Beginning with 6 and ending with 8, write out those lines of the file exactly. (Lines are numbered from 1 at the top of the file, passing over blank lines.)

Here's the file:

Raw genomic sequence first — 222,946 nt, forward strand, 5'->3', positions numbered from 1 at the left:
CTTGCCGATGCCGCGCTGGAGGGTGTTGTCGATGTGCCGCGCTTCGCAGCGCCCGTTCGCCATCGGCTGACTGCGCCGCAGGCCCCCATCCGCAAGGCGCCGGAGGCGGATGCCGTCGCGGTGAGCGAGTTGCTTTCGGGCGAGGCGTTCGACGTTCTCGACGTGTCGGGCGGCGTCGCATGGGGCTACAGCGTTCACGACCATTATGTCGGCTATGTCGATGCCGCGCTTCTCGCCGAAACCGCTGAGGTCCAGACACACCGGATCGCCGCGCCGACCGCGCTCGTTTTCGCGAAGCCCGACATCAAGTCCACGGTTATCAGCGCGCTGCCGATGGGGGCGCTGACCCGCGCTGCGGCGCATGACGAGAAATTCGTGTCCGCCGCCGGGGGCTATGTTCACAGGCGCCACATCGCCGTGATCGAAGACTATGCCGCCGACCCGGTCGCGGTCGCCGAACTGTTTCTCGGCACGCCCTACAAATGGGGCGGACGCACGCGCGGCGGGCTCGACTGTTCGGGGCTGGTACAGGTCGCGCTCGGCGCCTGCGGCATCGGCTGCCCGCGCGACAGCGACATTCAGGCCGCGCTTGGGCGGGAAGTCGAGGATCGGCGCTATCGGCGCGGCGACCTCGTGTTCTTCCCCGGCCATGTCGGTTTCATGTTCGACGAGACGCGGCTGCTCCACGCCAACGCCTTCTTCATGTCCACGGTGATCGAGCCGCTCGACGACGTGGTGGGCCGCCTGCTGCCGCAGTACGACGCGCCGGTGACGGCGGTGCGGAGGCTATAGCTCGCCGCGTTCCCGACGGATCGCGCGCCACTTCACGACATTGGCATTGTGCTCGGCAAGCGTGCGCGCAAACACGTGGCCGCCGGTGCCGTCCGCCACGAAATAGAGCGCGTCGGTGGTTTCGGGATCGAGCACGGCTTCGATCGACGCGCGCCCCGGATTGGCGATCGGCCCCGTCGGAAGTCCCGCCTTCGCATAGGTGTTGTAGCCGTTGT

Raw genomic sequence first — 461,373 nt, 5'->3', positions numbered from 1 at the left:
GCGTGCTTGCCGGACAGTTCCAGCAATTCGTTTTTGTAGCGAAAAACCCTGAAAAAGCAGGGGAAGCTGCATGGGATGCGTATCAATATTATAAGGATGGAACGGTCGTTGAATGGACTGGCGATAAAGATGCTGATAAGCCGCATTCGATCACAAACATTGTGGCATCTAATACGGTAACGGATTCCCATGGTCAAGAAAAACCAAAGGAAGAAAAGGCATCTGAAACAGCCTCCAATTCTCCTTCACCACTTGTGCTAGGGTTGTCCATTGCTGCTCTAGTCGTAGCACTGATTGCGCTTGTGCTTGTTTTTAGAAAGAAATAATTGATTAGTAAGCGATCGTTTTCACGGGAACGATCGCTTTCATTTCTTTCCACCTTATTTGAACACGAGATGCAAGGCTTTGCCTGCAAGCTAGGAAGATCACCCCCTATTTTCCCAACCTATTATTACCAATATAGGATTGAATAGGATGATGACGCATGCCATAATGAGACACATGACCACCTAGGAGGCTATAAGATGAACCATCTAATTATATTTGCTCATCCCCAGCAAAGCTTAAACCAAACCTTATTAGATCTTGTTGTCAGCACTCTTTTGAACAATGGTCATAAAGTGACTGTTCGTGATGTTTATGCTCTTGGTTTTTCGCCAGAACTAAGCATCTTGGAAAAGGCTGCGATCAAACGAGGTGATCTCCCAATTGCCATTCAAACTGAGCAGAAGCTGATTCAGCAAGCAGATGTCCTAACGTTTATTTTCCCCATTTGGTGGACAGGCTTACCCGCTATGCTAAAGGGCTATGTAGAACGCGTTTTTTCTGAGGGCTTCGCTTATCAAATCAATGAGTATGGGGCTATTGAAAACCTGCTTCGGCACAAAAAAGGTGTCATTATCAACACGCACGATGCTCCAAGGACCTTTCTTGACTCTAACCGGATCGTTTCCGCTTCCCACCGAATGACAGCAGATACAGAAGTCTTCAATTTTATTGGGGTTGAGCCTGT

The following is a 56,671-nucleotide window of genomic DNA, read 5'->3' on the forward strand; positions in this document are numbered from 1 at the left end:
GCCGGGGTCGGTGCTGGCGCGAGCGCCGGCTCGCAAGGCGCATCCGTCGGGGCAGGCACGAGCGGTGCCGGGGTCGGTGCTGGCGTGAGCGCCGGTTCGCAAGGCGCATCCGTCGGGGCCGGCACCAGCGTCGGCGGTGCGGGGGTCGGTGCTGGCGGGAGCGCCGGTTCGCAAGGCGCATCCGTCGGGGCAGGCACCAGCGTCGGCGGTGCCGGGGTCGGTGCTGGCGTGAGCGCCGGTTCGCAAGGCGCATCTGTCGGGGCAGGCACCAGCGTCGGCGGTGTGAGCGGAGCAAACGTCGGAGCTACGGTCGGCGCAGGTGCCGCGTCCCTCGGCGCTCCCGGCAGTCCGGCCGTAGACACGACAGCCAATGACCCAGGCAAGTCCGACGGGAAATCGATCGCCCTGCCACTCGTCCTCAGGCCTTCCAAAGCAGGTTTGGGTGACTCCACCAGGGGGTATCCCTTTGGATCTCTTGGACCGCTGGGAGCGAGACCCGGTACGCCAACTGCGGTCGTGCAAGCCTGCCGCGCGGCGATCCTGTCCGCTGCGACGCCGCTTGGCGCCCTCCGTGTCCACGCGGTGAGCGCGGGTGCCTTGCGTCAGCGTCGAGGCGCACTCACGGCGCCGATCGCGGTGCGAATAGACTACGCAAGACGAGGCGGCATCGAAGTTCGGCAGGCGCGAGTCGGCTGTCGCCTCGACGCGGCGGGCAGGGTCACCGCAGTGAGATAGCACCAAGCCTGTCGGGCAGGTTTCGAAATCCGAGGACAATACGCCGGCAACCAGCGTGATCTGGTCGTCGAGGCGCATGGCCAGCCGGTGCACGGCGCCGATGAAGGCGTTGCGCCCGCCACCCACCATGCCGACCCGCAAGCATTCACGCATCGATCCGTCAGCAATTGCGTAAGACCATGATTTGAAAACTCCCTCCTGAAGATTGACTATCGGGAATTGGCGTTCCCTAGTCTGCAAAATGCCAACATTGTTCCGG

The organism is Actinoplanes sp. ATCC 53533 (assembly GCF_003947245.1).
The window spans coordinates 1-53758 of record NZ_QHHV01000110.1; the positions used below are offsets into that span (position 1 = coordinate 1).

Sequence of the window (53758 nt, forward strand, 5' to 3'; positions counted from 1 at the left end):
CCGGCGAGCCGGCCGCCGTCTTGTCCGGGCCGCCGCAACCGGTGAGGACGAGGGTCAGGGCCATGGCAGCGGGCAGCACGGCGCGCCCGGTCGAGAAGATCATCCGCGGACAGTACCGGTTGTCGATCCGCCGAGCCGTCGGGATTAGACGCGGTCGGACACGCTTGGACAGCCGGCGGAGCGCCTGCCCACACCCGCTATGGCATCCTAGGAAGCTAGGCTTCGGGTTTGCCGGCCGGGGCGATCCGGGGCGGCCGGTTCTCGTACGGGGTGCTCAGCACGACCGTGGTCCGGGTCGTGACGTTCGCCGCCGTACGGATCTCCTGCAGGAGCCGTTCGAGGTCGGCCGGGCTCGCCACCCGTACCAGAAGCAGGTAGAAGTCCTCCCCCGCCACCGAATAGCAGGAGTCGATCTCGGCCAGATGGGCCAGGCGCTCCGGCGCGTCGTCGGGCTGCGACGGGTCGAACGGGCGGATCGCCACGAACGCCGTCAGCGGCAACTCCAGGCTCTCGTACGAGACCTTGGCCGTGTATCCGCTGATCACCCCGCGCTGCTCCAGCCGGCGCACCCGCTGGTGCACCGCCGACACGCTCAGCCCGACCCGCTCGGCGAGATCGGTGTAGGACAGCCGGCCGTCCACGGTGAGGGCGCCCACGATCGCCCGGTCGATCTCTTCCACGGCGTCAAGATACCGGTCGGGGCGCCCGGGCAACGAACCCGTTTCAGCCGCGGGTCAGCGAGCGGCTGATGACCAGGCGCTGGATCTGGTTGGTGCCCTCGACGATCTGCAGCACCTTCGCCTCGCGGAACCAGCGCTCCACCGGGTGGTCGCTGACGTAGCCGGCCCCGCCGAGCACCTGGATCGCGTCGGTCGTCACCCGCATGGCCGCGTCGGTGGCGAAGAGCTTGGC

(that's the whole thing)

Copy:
GCCGGGGTCGGTGCTGGCGCGAGCGCCGGCTCGCAAGGCGCATCCGTCGGGGCAGGCACGAGCGGTGCCGGGGTCGGTGCTGGCGTGAGCGCCGGTTCGCAAGGCGCATCCGTCGGGGCCGGCACCAGCGTCGGCGGTGCGGGGGTCGGTGCTGGCGGGAGCGCCGGTTCGCAAGGCGCATCCGTCGGGGCAGGCACCAGCGTCGGCGGTGCCGGGGTCGGTGCTGGCGTGAGCGCCGGTTCGCAAGGCGCATCTGTCGGGGCAGGCACCAGCGTCGGCGGTGTGAGCGGAGCAAACGTCGGAGCTACGGTCGGCGCAGGTGCCGCGTCCCTCGGCGCTCCCGGCAGTCCGGCCGTAGACACGACAGCCAATGACCCAGGCAAGTCCGACGGGAAATCGATCGCCCTGCCACTCGTCCTCAGGCCTTCCAAAGCAGGTTTGGGTGACTCCACCAGGGGGTATCCCTTTGGATCTCTTGGACCGCTGGGAGCGAGACCCGGTACGCCAACTGCGGTCGTGCAAGCCTGCCGCGCGGCGATCCTGTCCGCTGCGACGCCGCTTGGCGCCCTCCGTGTCCACGCGGTGAGCGCGGGTGCCTTGCGTCAGCGTCGAGGCGCACTCACGGCGCCGATCGCGGTGCGAATAGACTACGCAAGACGAGGCGGCATCGAAGTTCGGCAGGCGCGAGTCGGCTGTCGCCTCGACGCGGCGGGCAGGGTCACCGCAGTGAGATAGCACCAAGCCTGTCGGGCAGGTTTCGAAATCCGAGGACAATACGCCGGCAACCAGCGTGATCTGGTCGTCGAGGCGCATGGCCAGCCGGTGCACGGCGCCGATGAAGGCGTTGCGCCCGCCACCCACCATGCCGACCCGCAAGCATTCACGCATCGATCCGTCAGCAATTGCGTAAGACCATGATTTGAAAACTCCCTCCTGAAGATTGACTATCGGGAATTGGCGTTCCCTAGTCTGCAAAATGCCAACATTGTTCCGG

The organism is Actinoplanes sp. ATCC 53533 (assembly GCF_003947245.1).
The window spans coordinates 1-53758 of record NZ_QHHV01000110.1; the positions used below are offsets into that span (position 1 = coordinate 1).